We provide preliminary evidence suggesting that BPA exposure may influence the E2 response during gonadotropin stimulation, with and without normalization to the number of mature–sized follicles seen. In contrast, our preliminary findings do not find any associations between BPA exposure and ovarian reserve parameters including AFC, basal FSH, and the number of oocytes retrieved. Our results suggest that BPA may explain in part the heterogeneity of E2 responses to gonadotropin stimulations seen in a clinic IVF population. Additional studies are needed to confirm the effect of BPA on E2 response and to assess the biological basis for the effect. Should this association be confirmed clinicians might advise patients to avoid known sources of exposure to BPA sources (49), in an effort to reduce the variability of E2 responses to gonadotropin stimulation.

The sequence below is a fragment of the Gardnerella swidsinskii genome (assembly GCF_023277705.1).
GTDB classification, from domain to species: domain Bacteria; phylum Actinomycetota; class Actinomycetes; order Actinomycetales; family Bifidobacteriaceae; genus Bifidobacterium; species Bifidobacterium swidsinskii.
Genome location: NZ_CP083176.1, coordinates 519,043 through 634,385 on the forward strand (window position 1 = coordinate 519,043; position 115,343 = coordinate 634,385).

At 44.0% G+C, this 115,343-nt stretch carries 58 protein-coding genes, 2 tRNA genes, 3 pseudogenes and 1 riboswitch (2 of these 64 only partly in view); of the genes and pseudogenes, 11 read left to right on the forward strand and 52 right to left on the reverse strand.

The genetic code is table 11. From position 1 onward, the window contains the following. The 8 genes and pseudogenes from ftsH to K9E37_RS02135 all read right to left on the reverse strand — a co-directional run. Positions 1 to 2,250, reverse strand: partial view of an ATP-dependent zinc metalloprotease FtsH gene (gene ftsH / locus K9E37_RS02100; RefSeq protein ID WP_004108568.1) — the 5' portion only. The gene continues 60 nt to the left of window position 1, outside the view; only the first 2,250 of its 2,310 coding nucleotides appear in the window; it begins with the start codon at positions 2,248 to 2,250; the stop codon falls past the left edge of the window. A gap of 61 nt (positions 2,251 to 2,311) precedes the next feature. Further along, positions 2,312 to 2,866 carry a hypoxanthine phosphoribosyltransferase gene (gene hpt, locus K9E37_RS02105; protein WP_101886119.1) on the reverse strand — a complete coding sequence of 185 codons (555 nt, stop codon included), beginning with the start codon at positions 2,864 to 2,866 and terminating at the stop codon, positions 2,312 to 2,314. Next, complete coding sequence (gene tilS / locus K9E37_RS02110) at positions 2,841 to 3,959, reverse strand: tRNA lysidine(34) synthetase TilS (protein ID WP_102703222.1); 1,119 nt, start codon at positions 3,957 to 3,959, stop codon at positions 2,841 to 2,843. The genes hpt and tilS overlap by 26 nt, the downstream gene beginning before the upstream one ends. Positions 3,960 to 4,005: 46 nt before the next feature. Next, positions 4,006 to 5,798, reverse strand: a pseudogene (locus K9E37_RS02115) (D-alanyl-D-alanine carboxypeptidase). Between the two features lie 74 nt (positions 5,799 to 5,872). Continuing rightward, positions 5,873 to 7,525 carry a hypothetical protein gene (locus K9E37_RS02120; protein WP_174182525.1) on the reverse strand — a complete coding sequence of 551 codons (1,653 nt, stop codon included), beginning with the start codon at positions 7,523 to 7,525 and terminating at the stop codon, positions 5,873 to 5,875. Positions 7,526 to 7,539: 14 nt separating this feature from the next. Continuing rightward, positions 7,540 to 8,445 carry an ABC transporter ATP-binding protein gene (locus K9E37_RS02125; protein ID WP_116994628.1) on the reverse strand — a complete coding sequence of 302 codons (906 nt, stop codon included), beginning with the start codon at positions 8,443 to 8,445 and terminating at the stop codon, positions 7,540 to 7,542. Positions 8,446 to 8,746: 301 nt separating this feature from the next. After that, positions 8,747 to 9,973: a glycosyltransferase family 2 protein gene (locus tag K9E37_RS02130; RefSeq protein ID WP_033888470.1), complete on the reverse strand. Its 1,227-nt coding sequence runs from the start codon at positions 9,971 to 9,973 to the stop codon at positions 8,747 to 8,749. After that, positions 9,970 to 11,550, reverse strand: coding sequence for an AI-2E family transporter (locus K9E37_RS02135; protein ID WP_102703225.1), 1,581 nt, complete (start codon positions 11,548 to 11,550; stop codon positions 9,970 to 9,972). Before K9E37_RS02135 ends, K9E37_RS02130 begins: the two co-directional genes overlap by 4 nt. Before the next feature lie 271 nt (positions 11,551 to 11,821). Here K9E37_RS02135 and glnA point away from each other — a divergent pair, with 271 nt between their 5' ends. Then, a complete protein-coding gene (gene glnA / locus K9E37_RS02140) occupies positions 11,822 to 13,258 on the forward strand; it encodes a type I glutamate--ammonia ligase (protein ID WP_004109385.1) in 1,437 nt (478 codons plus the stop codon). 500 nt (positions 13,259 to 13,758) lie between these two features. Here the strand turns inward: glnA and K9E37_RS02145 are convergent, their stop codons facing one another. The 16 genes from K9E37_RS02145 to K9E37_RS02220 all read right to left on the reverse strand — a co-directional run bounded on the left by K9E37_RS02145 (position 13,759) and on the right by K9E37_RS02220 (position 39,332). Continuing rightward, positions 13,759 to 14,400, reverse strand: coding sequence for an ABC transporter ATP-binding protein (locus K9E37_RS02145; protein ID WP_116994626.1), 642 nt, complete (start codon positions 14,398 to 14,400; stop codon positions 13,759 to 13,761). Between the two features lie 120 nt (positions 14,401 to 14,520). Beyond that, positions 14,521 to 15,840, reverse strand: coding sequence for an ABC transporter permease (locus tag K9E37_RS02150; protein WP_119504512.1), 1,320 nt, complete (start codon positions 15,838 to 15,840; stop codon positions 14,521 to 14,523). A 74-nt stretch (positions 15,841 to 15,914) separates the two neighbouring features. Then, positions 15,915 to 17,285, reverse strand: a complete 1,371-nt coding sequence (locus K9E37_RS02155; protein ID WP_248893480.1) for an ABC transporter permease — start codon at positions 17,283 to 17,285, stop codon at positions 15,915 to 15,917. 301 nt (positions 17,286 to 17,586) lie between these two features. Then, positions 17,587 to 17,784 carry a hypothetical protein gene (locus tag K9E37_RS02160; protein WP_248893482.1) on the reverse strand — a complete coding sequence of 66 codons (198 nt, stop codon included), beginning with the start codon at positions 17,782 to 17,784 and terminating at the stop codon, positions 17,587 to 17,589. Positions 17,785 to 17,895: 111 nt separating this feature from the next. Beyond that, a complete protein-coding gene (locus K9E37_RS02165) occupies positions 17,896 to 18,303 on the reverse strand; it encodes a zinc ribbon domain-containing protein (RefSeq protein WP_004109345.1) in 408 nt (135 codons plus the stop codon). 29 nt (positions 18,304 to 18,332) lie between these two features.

Funding: Institutional discretionary research funds available to Drs. Bloom and Fujimoto were used to support this work. This research was also supported in part by an NIEHS grant ES018764 provided to Dr. vom Saal.
We would like to thank Giulia Conti and Natasha Narayan for their expert assistance with clinical recruitment and specimen processing. We extend our gratitude to the study participants whose generosity made this work possible.
Conflicts of interest: The authors of this manuscript have no conflicts of interest to declare.